• Software Site
    • Select JUnit Testing Framework
    • Click Finish
  • Save your work and activate the target platform by clicking Set as Target Platform in the upper right corner of the Target Definition Editor

Bndtools – Repository

Using Bndtools is different as you already know if you followed my previous blog posts. To be also able to follow this blog post by using Bndtools, I will describe the necessary steps here.

We will use Apache Felix in combination with Bndtools instead of Equinox. This way we don’t need to modify the predefined repository and can start without further actions. The needed Apache Felix bundles are already available.

PDE – Prepare project dependencies

We will prepare the project dependencies in advance so it is easier to copy and paste the code samples to the project. Within the Eclipse IDE the Quick Fixes would also support adding the dependencies afterwards of course.

  • Open the MANIFEST.MF file of the org.fipro.inverter.http project and switch to the Dependencies tab
  • Add the following two dependencies on the Imported Packages side:
    • javax.servlet (3.1.0)
    • javax.servlet.http (3.1.0)
    • org.fipro.inverter (1.0.0)
    • org.osgi.service.component.annotations (1.3.0)
  • Mark org.osgi.service.component.annotations as Optional via Properties…
  • Add the upper version boundaries to the Import-Package statements.

Bndtools – Prepare project dependencies

  • Open the bnd.bnd file of the org.fipro.inverter.http project and switch to the Build tab
  • Add the following bundles to the Build Path
    • org.apache.http.felix.jetty
    • org.apache.http.felix.servlet-api
    • org.fipro.inverter.api

Create a Servlet implementation

  • Create a new package org.fipro.inverter.http
  • Create a new class InverterServlet
    property= "osgi.http.whiteboard.servlet.pattern=/invert",
public class InverterServlet extends HttpServlet {

    private static final long serialVersionUID = 1L;

    private StringInverter inverter;

    protected void doGet(HttpServletRequest req, HttpServletResponse resp)
            throws ServletException, IOException {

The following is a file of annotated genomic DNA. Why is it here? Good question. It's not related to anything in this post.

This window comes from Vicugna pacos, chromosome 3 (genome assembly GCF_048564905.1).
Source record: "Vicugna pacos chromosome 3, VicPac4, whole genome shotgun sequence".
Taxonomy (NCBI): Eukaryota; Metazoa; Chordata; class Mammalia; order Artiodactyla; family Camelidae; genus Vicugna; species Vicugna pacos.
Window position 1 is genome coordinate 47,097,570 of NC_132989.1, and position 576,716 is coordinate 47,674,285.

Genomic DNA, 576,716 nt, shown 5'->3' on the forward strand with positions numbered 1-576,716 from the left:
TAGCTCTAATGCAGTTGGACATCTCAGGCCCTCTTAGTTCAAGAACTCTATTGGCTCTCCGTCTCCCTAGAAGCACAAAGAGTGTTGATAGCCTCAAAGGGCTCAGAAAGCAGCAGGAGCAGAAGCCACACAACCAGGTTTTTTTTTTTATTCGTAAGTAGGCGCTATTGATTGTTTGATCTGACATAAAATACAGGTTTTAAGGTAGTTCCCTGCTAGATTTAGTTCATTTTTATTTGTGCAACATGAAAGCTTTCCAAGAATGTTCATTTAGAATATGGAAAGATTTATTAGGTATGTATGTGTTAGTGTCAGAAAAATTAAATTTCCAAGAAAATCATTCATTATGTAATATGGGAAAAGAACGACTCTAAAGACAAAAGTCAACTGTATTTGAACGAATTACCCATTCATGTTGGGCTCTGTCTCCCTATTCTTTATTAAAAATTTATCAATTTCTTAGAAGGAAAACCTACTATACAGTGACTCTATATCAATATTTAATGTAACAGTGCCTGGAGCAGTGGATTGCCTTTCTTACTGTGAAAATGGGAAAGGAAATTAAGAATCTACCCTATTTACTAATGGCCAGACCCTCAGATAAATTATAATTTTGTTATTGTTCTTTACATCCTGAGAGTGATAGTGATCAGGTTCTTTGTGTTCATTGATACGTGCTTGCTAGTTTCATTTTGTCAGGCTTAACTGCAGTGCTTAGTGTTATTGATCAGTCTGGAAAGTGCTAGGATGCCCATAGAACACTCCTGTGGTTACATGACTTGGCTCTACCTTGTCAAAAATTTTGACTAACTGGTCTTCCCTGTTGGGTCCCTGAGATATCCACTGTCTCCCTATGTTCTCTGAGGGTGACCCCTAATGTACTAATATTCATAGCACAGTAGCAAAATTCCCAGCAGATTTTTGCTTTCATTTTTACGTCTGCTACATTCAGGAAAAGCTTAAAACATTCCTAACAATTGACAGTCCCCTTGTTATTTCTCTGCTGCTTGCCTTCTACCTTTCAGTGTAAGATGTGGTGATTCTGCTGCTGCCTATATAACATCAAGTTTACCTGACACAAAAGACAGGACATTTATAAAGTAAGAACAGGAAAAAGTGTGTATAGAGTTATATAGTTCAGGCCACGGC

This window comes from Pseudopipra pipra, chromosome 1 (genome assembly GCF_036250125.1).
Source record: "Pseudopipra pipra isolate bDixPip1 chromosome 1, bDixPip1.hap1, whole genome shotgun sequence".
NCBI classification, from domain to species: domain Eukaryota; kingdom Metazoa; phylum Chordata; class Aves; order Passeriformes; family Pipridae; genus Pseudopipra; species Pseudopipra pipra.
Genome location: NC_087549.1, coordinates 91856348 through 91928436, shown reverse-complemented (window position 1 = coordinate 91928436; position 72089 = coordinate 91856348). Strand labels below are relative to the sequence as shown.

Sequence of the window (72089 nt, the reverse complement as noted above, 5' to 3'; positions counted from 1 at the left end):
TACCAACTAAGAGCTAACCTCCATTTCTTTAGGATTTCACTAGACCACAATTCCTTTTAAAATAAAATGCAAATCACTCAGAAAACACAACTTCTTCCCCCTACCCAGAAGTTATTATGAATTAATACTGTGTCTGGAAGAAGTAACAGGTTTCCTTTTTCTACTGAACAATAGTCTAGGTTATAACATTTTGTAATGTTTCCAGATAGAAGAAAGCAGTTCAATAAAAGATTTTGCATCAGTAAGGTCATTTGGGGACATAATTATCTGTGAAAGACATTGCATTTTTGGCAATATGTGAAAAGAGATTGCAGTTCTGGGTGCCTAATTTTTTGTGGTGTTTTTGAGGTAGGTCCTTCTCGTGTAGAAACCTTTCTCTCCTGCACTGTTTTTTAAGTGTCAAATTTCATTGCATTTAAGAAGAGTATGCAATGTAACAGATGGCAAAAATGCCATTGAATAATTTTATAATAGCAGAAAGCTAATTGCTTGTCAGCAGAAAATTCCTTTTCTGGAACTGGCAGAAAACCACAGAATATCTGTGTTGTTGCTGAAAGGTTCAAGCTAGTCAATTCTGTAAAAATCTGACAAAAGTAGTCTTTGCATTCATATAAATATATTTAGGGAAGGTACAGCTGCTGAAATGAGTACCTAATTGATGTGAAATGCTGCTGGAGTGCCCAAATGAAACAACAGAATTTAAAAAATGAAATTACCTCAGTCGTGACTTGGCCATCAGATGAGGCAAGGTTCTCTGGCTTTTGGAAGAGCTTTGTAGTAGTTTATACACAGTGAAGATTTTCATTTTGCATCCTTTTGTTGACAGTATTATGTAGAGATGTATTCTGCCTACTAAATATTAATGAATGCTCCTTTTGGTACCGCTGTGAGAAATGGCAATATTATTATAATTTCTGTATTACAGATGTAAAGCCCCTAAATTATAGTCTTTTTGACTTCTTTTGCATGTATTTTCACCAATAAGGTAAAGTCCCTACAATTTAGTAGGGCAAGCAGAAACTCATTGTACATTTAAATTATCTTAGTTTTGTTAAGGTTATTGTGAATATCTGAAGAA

String input = req.getParameter("value");
        if (input == null) {
            throw new IllegalArgumentException("input can not be null");
        String output = inverter.invert(input);

            "<html><body>Result is " + output + "</body></html>");


Let’s look at the implementation:

  1. It is a typical Servlet implementation that extends javax.servlet.http.HttpServlet
  2. It is also an OSGi Declarative Service that is registered as service of type javax.servlet.Servlet
  3. The service has PROTOTYPE scope
  4. A special property osgi.http.whiteboard.servlet.pattern is set. This configures the context path of the Servlet.
  5. It references the StringInverter OSGi service from the previous tutorial via field reference. And yes since Eclipse Oxygen this is also supported in Equinox (I wrote about this here).

PDE – Launch the example

Before explaining the details further, launch the example to see if our servlet is available via standard web browser. For this we create a launch configuration, so we can start directly from the IDE.

  • Select the menu entry Run -> Run Configurations…
  • In the tree view, right click on the OSGi Framework node and select New from the context menu
  • Specify a name, e.g. OSGi Inverter Http
  • Deselect All
  • Select the following bundles
    (note that we are using Eclipse Oxygen, in previous Eclipse versions org.apache.felix.scr and org.eclipse.osgi.util are not required)

    • Application bundles
      • org.fipro.inverter.api
      • org.fipro.inverter.http
      • org.fipro.inverter.provider
    • Console bundles
      • org.apache.felix.gogo.command
      • org.apache.felix.gogo.runtime
      • org.eclipse.equinox.console
    • OSGi framework and DS bundles
      • org.apache.felix.scr
      • org.eclipse.equinox.ds
      • org.eclipse.osgi
      • org.eclipse.osgi.util
    • Equinox Http Service and Http Whiteboard
      • org.eclipse.equinox.http.jetty
      • org.eclipse.equinox.http.servlet
    • Jetty
      • javax.servlet
      • org.eclipse.jetty.continuation
      • org.eclipse.jetty.http
      • org.eclipse.jetty.server
      • org.eclipse.jetty.servlet
      • org.eclipse.jetty.util
  • Ensure that Default Auto-Start is set to true
  • Switch to the Arguments tab
    • Add -Dorg.osgi.service.http.port=8080 to the VM arguments
  • Click Run

If you include the above bundles in an Eclipse RCP application, ensure that you auto-start the org.eclipse.equinox.http.jetty bundle to automatically start the Jetty server. This can be done on the Configuration tab of the Product Configuration Editor.